To become psychology the experimental method had to move from the study of nerves to the study of consciousness. Later psychologists (the behaviourists) were to argue that psychology should ignore consciousness and study behaviour. But this was not how the nineteenth century psychologists saw it.

In 1867 William James wrote to a friend:

"It seems to me that perhaps the time has come for psychology to begin to be a science - some measurements have already been made in the region lying between the physical changes in the nerves and the appearance of consciousness (in the shape of sense perceptions), and more may come of it..¨Helmholtz and a man named Wundt at Heidelberg are working at it..." (quoted Fancher, R.E. 1979 pp 132-133)

Those of you who read Frankenstein will remember the professors of chemistry in a German university exploring the basis of life. Here are their real life counterparts wondering if they can get mind as well as matter into a test- tube!

The established way to study the mind was "introspection" - looking in on your own mind. Can we, Wundt wondered, make this part of a laboratory experiment? The following model of a Wundtian experiment can be carried out in a seminar with a stop watch. It does not really work with the second hand of an ordinary watch - but if that is all you have it can still be amusing to try it. The experiment combines information derived from the physiological study of the nervous system with introspection and "behavioural observations.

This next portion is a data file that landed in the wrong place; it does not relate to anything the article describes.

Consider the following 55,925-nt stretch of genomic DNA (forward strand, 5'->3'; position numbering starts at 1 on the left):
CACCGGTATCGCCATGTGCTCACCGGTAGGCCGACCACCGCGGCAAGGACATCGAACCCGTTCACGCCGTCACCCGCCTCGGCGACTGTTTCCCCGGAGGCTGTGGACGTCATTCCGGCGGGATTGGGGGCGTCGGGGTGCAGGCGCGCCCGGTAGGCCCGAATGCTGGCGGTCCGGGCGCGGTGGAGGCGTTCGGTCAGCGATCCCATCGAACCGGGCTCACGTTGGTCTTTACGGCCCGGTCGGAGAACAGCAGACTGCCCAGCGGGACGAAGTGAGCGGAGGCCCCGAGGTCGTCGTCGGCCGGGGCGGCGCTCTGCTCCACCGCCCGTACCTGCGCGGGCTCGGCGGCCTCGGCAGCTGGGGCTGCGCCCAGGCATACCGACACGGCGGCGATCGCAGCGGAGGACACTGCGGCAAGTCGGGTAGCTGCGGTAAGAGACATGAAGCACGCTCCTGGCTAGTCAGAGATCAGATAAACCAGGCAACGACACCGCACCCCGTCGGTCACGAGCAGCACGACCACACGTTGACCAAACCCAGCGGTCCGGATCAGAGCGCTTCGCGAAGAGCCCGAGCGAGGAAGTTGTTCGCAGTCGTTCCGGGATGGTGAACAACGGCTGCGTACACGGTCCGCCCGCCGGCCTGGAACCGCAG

1. In the first part of the experiment we are going to measure the speed at which a sensory message travels along the longest nerve in a student's body. This runs from the foot to the top if the thigh. The student volunteer (Fred) should stand up with his back to another student (Jane) who is to give sensory messages to the nerve by touching the back of his leg.

  2. To demonstrate the method, Jane touches the back of Fred's leg just behind his ankle and when he feels the touch Fred should raise his arm. A third student measures the time between Jane's touch and Fred's arm raising.